Ever felt nervous before a job interview, not because you think you are not skilled enough, but because you may not have the right clothes or your accent is ‘too Northern’? Ever gone to school and hoped your classmates wouldn’t mention that you get free school dinners, and don’t bring your own homemade Piri-piri wraps and kombucha? Ever spent nights awake, fingers and toes and arms and legs crossed that you get that scholarship to go to university?
Dead Ink books has got you.
From Liverpool-based Dead Ink Books, Know your Place is a collection of essays from 24 writers that consider themselves working class, examining the issues surrounding this through the pens of their own personal experiences.
I didn’t know how to feel for at least a couple of days after reading this collection, what with the complexity of defining a class, its people, their habits and customs. I’d say it was pretty impossible. The collection leans towards the confusing considering how the low socio-economic rhetoric in discussing the working class grapples with the notion that the majority of Know your Place’s writers have (self-professedly) ‘escaped’ through education and ‘hard work.’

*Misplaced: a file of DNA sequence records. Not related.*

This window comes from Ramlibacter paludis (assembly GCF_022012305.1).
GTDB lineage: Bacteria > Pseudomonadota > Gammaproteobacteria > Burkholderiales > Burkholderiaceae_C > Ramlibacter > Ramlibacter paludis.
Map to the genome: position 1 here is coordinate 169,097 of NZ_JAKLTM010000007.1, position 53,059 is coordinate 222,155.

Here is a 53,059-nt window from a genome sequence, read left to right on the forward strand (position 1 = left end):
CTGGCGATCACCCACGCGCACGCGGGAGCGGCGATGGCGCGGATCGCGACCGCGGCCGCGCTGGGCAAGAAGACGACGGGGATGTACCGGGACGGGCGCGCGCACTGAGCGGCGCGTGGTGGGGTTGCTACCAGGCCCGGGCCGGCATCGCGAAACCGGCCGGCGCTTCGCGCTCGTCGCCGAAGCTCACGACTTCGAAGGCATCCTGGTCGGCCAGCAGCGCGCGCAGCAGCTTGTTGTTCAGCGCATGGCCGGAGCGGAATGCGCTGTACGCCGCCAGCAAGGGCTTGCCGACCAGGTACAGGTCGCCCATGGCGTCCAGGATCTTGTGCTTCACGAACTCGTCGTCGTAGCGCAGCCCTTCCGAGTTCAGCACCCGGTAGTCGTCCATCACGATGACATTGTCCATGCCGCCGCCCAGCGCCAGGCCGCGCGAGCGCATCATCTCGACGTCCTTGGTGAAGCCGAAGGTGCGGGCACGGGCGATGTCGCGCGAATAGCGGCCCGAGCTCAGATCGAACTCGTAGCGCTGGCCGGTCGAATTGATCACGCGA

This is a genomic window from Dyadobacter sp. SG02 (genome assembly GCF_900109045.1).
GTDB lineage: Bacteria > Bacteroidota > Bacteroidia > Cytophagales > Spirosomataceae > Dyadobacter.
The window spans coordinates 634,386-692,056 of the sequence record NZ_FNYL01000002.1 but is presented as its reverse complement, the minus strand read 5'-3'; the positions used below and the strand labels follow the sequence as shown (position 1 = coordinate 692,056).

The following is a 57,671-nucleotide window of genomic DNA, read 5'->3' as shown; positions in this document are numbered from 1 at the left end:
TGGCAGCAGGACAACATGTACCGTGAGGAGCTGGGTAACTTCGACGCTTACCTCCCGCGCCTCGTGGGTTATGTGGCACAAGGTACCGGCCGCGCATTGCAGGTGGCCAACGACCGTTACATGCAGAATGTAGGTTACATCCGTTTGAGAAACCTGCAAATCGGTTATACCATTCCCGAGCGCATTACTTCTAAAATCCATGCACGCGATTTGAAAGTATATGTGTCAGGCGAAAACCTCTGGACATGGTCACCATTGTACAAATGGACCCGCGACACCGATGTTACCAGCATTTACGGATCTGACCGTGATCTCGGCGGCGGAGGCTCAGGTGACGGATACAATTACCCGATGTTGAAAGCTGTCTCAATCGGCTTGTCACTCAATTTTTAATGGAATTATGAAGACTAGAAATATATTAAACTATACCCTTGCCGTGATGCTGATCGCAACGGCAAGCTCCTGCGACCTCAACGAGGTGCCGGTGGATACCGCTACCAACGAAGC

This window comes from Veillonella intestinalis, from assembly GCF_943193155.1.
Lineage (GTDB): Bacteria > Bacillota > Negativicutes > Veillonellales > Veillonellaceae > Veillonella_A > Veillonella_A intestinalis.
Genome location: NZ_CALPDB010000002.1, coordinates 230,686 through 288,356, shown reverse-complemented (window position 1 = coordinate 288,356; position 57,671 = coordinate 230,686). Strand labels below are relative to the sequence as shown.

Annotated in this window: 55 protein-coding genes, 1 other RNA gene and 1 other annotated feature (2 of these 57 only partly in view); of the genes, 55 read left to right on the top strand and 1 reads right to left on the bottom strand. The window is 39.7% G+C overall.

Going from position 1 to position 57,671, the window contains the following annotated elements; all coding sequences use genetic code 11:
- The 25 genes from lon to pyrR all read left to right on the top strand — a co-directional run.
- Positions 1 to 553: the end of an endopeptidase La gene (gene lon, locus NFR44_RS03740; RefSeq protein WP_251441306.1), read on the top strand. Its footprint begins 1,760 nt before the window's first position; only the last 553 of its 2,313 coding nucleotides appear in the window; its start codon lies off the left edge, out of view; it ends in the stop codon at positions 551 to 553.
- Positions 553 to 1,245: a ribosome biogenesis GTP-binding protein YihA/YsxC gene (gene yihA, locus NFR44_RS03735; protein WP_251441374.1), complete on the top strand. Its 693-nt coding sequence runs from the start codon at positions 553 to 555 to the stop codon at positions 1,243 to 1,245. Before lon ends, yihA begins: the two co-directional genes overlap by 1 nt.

Some describe the textbook characteristics of having working class roots (which I identified with deeply and thus enjoyed); of being the first university-goer in your family; of entering the working world (albeit a casual, cash-in-hand basis) during early adolescence; of being acutely aware of the differences between yours and your school friends’ packed lunches (how could I keep pretending I knew what Nutella was??!)
But it was Kath McKay’s essay, ‘Reclaiming the Vulgar’ that made me want to re-enact a The Breakfast Club style fist pump in its joy, its celebration of the working class. Small, anecdotal snippets, affirmations you could say, often made me physically nod my head in agreeance…
‘…sitting on the front steps is ‘common’… but sitting in a back garden is fine; eating chips on the street outside Leeds Market – common?; on Aldeburgh beach with a chilled bottle of wine – acceptable?; ‘street’ food – edgy?’
Displaying experiences of many writers who have arguably traversed the working-class boundary – an opportunity not open to all despite the circumstances- this collection was destined to be one of hope. On the one hand, this aspect can be seen to skew the perspective of the collection as a whole, however I would argue that it may represent a text that is needed.
For working class readers (from the UK in terms of specifics but not exclusively), this is a conspiratorial nod and pat on the back, a reclamation of the fabric of our upbringing and personalities. For others, this collection is a nuanced, sensitive and fresh examination of the working class experience, which if nothing else, should breed a deeper and more expressive understanding.